Adapting to the Digital Workplace: Overcoming Work-From-Home Challenges
Published: August 19, 2020
Mariel Chichisola Berton Moreno + Ojam Buenos Aires, Argentina Young Practitioners—Programming Subcommittee
Nevin Koshy United Trademark & Patent Services Dubai, United Arab Emirates Law Firm Committee—Well-Being for Law Firms Subcommittee
Does “face to face” always win the game? What are successful strategies when working at the office is no longer viable as the COVID-19 crisis continues?
Continuing its series of virtual discussions on “Adapting to the Digital Workplace,” the Young Practitioners Committee presented a panel on “Overcoming Work-From-Home Challenges,” exploring ways to successfully continue practicing trademark law and common sense while working remotely. The discussion was held on July 16, 2020, and was the third of a three-part series. The first two events were held on May 7 and May 27, 2020.
“This experience is shared in many places around the world, [and] introduced many challenges, both personal and professional, for young practitioners,” said David Diamond (Richard Law Group, Dallas, Texas, USA) in opening the discussion.
From the Programming Subcommittee, Andrea Conde (MF Brands Group, Geneva, Switzerland) posed the challenge of “organizing the workday at home,” and addressed several of the by-now familiar scenarios facing those working from home.
The setting at home might not always be ideal. “We might not have the proper workplace, plus lack of appropriate IT tools, added to home distractions,” Ms. Conde said. Try having a dedicated space—private and quiet—to create physical boundaries between work and home life. Comfortable chairs are lifesavers, she suggested. She also encouraged the participants to be bold—to ask employers to purchase a chair or back support if necessary.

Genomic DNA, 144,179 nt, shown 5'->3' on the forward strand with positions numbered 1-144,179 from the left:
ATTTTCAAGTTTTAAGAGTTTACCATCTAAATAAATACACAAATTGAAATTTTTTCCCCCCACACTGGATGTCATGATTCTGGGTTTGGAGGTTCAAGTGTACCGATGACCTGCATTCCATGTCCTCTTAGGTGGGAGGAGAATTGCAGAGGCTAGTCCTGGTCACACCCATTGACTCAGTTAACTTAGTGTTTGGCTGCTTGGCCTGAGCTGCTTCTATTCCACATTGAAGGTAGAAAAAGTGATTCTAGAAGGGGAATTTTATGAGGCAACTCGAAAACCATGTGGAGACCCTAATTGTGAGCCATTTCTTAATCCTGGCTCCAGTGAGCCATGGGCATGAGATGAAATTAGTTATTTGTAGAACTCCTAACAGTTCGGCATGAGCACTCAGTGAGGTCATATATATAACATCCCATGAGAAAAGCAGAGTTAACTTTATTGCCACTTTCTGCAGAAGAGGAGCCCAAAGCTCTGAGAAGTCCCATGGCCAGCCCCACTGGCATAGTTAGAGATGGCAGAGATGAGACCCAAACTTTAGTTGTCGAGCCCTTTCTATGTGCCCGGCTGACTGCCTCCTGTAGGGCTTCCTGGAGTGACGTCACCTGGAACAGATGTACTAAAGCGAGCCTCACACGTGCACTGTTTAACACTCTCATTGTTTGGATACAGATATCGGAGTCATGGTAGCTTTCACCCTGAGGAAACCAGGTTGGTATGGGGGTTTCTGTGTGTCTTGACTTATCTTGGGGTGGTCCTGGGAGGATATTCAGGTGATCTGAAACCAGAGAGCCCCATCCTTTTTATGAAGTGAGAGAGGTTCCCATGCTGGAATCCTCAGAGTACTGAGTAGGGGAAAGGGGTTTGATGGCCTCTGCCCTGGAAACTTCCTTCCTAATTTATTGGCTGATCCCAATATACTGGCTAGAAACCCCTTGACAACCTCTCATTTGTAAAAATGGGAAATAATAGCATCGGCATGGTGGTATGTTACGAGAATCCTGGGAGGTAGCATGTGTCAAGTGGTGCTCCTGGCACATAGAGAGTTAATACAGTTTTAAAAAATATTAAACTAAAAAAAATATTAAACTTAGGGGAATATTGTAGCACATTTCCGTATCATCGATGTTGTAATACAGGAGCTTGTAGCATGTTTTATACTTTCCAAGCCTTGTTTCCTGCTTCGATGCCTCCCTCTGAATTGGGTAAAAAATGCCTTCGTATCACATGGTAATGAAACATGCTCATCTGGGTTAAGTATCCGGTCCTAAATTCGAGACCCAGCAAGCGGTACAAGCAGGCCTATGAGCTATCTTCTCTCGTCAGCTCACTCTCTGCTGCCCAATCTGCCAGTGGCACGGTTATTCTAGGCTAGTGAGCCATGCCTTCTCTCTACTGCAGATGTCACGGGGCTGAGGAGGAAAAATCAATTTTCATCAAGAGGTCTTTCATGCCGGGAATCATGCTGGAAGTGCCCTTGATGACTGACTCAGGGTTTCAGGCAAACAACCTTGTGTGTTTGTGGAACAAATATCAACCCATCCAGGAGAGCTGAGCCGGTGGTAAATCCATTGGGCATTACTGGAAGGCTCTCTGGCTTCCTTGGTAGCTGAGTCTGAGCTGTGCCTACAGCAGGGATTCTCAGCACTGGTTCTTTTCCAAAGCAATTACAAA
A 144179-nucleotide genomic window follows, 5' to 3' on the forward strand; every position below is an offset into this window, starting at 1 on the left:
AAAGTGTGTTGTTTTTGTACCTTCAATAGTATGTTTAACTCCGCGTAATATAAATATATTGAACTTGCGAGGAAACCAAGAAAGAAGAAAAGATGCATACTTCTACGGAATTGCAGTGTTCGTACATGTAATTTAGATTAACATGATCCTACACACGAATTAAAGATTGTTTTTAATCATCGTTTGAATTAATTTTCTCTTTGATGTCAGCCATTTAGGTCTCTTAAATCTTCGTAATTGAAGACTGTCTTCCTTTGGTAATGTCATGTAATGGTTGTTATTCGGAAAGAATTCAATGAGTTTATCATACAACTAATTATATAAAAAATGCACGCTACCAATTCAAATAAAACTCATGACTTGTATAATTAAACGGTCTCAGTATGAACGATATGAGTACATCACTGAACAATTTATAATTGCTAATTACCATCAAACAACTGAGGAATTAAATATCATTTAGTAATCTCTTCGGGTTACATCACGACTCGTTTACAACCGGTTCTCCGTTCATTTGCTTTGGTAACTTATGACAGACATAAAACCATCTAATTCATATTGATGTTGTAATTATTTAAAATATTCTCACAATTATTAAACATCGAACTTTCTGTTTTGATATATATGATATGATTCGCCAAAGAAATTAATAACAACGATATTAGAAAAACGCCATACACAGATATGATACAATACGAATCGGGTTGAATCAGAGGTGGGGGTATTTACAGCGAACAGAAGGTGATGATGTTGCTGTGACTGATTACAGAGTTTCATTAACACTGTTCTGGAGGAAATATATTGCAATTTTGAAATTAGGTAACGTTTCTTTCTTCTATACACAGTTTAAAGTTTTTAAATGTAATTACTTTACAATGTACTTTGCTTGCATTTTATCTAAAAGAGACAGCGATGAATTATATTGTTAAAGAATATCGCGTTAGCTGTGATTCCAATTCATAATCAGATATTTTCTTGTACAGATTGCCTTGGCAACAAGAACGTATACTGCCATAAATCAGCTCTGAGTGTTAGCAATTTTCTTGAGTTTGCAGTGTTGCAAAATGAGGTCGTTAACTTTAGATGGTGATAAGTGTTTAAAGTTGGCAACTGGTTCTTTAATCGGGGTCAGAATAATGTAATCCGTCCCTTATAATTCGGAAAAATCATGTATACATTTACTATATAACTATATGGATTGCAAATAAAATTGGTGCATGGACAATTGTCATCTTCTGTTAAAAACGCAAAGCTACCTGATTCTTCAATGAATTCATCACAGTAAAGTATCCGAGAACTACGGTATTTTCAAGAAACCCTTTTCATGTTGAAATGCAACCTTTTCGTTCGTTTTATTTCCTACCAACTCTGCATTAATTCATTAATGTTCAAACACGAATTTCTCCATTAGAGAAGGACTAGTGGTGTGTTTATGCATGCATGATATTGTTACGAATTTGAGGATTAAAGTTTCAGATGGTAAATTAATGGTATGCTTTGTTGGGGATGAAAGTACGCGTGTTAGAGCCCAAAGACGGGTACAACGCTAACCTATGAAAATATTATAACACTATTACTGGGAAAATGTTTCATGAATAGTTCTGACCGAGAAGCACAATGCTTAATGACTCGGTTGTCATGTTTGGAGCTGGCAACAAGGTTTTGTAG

“Good lighting, natural light preferable, avoids visual strains and ensures good visibility on video calls,” she said, adding that the right hardware, including a display screen, is also vital.” On software, “knowing programs or servers the company has to offer to its full potential,” and becoming familiar with online tools that are available within the company’s guidelines, can make life easier as well.
No clear beginning/end to the workday. Installing a morning routine has helped Ms. Conde, trading the time she took to get to work for a productive activity: yoga. She takes 10 or 15 minutes to start the day, helping to release stress. She also suggested routines linked to beginning or ending the workday: establishing working hours; turning off all devices when done; taking breaks; stretching; and walking.
Tasks and time management can become a struggle, same as in the office. Identify time to allocate to harder tasks. Alternating between long and easy ones can be effective, she said, adding, “Creating smart to-do lists in order of priority on IT tools provides us with reminders and alarms to increase productivity.” Identify tasks that might be delegated or eliminated. “Creating action plans with deadlines is a game changer,” Ms. Conde concluded.
Salsa Ahmed (Facebook, New York, New York, USA) presented on keeping a good workflow under the topic of “being productive and efficient at home.”